Mieko Kawakami exploded onto Japanese cultural scene first as a musician then as a poet and later as a blogger and finally as an award-winning novelist.

Women’s writing gained momentum and became a vogue by the 1970s. It may or may not be considered as an offshoot of feminism, as women as a determining factor while expressing her beliefs and voicing her opinions. Women’s writing simply addressed a woman’s space in the literary world.

But writing under pseudonyms and pen names, women writers all over the world have faced enormous meltdowns and abhorrence.

While feminists clamored for a distinct language and not abiding by the patriarchal tongue, women’s writing throughout the ages has succeeded in creating a niche for themselves. 

Japan, the land of cherry blossoms, has always caught the rapt attention of the world with out-of-the-box thinking, unheard tales and myths. The nation has produced and nurtured a number of women writers who excelled in creating a whole arena for topics that were unheard of and undiscussed. 

Beginning with the Heian period, from Murasaki Shikibu to Sawako Ariyoshi and Sayaka Murata, Japanese women writers have experimented and highlighted that which they found disturbing and worth discussing. 

Here comes Mieko Kawakami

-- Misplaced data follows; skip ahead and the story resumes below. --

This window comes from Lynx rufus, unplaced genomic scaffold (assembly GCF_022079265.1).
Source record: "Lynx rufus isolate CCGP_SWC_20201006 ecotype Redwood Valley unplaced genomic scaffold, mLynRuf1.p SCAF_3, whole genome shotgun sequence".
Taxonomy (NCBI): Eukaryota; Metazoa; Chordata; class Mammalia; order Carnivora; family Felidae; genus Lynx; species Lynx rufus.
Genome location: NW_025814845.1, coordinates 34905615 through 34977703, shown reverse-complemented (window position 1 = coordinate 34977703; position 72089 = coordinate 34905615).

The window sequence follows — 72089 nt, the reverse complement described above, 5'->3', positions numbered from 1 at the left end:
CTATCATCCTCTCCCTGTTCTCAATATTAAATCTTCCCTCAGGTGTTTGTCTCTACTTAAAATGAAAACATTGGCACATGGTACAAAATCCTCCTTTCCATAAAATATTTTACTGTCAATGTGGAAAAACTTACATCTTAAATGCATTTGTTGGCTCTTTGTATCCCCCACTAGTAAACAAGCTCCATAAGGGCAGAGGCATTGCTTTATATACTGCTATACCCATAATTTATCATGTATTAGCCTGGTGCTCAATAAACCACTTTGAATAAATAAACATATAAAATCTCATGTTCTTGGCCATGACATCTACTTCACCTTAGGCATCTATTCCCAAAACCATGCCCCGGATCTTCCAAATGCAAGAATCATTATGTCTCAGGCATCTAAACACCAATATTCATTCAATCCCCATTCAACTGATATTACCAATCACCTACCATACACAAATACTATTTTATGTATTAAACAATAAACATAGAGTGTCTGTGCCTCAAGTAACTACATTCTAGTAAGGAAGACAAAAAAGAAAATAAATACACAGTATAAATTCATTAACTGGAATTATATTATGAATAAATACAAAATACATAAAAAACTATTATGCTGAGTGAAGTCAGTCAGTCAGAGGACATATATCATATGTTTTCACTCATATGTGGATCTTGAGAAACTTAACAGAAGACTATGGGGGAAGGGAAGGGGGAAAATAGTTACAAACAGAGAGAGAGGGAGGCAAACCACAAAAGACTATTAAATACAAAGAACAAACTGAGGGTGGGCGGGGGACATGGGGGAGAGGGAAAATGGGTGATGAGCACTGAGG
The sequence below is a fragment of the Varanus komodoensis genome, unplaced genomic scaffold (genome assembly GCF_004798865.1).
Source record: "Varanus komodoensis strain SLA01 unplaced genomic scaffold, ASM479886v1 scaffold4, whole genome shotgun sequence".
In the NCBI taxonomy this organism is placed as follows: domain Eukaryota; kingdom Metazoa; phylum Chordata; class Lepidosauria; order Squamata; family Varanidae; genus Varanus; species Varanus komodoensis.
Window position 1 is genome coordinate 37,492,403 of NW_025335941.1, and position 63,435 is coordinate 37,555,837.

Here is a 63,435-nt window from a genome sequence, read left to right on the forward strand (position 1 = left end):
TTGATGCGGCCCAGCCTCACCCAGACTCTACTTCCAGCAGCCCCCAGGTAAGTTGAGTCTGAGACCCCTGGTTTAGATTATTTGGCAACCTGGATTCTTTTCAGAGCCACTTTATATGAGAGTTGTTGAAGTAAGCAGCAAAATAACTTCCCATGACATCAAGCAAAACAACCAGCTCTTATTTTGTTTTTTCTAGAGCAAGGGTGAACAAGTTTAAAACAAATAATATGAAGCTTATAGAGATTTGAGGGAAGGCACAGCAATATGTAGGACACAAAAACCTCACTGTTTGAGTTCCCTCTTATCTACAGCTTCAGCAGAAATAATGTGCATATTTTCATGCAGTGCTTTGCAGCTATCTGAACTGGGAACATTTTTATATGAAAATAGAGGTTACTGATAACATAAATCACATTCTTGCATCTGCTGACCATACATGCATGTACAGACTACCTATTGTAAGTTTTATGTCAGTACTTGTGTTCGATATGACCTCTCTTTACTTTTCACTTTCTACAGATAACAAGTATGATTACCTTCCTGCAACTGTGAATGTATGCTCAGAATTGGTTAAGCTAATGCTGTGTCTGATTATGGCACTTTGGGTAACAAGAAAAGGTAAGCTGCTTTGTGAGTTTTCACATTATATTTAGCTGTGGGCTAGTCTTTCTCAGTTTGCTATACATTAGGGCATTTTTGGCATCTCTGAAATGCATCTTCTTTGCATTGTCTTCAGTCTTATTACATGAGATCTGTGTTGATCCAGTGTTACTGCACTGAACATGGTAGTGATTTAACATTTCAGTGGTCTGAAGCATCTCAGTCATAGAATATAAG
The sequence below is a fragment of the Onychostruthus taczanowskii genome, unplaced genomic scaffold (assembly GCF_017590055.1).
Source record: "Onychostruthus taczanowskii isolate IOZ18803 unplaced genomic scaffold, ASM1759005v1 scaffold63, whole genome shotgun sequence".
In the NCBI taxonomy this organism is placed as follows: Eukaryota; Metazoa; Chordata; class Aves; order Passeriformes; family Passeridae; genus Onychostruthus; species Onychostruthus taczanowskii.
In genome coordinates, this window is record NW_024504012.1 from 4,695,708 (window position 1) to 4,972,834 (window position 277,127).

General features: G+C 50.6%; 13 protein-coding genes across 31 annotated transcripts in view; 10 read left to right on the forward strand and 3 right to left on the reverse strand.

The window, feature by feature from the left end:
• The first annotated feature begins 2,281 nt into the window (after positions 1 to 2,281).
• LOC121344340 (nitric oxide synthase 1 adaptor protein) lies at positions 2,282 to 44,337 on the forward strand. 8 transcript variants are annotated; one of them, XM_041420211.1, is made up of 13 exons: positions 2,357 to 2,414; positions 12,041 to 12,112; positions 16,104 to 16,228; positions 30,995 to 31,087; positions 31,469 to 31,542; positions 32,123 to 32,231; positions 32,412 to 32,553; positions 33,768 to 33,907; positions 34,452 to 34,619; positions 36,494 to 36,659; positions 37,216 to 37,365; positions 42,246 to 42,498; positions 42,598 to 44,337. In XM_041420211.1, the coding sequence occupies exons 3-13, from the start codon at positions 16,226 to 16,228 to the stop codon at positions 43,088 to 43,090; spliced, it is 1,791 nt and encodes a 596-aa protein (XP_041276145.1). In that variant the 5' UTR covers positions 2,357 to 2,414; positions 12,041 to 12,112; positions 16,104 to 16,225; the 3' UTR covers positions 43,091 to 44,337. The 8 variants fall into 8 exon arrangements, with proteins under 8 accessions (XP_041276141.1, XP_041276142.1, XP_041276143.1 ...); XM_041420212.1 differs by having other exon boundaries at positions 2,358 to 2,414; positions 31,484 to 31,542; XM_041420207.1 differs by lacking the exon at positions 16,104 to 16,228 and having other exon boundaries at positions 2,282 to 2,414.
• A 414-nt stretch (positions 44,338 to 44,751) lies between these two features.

The latest among them is Mieko Kawakami who spun the web around such diverse themes that the world was enraptured with her choice of ideas and concepts. 

Barging into the literary world with her collection of intense poems, Mieko Kawakami has made the world think with a couple of fictional works too. 

Born in Osaka, she can be truly called a multi-faceted person who was a bar hostess, a bookstore clerk and even a singer who released a couple of albums before concentrating on writing blogs and ultimately novels. 

Mieko Kawakami’s blogs managed to get many hits and the real appreciation began with the publication of her novels Breasts and Eggs and Heaven. These two works got translated into many languages and won many prestigious awards.

 “If you want to know how poor somebody was growing up, ask them how many windows they had.” These are the remarkable words that capture the interest of readers. 

 Breasts and Eggs

Translated by Sam Bett and David Boyd in 2020, Breasts and Eggs became an instant hit and a New York best-seller with Mieko Kawakami’s interrogation and dilemma over the ethics and rightfulness of altering the female anatomy (breasts) and women being the beacons of hope for the continuation of humanity as a whole (eggs).